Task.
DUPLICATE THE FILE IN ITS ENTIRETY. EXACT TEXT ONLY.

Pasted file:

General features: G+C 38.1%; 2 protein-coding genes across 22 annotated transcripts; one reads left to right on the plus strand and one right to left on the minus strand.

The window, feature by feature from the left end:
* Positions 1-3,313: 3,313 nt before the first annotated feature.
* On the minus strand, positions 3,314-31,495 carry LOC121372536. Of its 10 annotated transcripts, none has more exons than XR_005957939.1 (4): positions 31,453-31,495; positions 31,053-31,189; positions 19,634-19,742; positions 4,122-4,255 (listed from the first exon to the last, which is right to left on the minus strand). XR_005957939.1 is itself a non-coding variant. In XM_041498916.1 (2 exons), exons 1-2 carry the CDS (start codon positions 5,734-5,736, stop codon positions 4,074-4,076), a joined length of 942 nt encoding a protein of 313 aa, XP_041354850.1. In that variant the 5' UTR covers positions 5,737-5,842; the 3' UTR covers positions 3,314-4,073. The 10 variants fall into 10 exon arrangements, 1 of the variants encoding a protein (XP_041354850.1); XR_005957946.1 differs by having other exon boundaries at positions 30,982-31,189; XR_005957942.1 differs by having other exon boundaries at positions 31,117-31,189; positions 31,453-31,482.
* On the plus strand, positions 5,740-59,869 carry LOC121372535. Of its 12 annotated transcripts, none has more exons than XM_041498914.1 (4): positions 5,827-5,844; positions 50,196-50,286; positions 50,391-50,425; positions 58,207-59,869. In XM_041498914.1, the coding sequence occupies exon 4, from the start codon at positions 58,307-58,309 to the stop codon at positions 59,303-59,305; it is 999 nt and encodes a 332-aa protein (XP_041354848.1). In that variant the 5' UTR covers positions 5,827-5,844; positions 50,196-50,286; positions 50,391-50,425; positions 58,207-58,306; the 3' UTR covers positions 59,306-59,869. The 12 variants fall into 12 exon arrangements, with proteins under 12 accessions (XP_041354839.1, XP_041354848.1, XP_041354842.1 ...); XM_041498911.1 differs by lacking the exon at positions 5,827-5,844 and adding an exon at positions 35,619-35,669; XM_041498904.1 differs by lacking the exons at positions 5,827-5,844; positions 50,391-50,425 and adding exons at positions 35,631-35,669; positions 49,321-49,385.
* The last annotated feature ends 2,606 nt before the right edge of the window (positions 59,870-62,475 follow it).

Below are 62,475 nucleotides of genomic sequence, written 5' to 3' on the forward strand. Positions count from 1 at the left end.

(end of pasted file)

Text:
General features: G+C 38.1%; 2 protein-coding genes across 22 annotated transcripts; one reads left to right on the plus strand and one right to left on the minus strand.

The window, feature by feature from the left end:
* Positions 1-3,313: 3,313 nt before the first annotated feature.
* On the minus strand, positions 3,314-31,495 carry LOC121372536. Of its 10 annotated transcripts, none has more exons than XR_005957939.1 (4): positions 31,453-31,495; positions 31,053-31,189; positions 19,634-19,742; positions 4,122-4,255 (listed from the first exon to the last, which is right to left on the minus strand). XR_005957939.1 is itself a non-coding variant. In XM_041498916.1 (2 exons), exons 1-2 carry the CDS (start codon positions 5,734-5,736, stop codon positions 4,074-4,076), a joined length of 942 nt encoding a protein of 313 aa, XP_041354850.1. In that variant the 5' UTR covers positions 5,737-5,842; the 3' UTR covers positions 3,314-4,073. The 10 variants fall into 10 exon arrangements, 1 of the variants encoding a protein (XP_041354850.1); XR_005957946.1 differs by having other exon boundaries at positions 30,982-31,189; XR_005957942.1 differs by having other exon boundaries at positions 31,117-31,189; positions 31,453-31,482.
* On the plus strand, positions 5,740-59,869 carry LOC121372535. Of its 12 annotated transcripts, none has more exons than XM_041498914.1 (4): positions 5,827-5,844; positions 50,196-50,286; positions 50,391-50,425; positions 58,207-59,869. In XM_041498914.1, the coding sequence occupies exon 4, from the start codon at positions 58,307-58,309 to the stop codon at positions 59,303-59,305; it is 999 nt and encodes a 332-aa protein (XP_041354848.1). In that variant the 5' UTR covers positions 5,827-5,844; positions 50,196-50,286; positions 50,391-50,425; positions 58,207-58,306; the 3' UTR covers positions 59,306-59,869. The 12 variants fall into 12 exon arrangements, with proteins under 12 accessions (XP_041354839.1, XP_041354848.1, XP_041354842.1 ...); XM_041498911.1 differs by lacking the exon at positions 5,827-5,844 and adding an exon at positions 35,619-35,669; XM_041498904.1 differs by lacking the exons at positions 5,827-5,844; positions 50,391-50,425 and adding exons at positions 35,631-35,669; positions 49,321-49,385.
* The last annotated feature ends 2,606 nt before the right edge of the window (positions 59,870-62,475 follow it).

Below are 62,475 nucleotides of genomic sequence, written 5' to 3' on the forward strand. Positions count from 1 at the left end.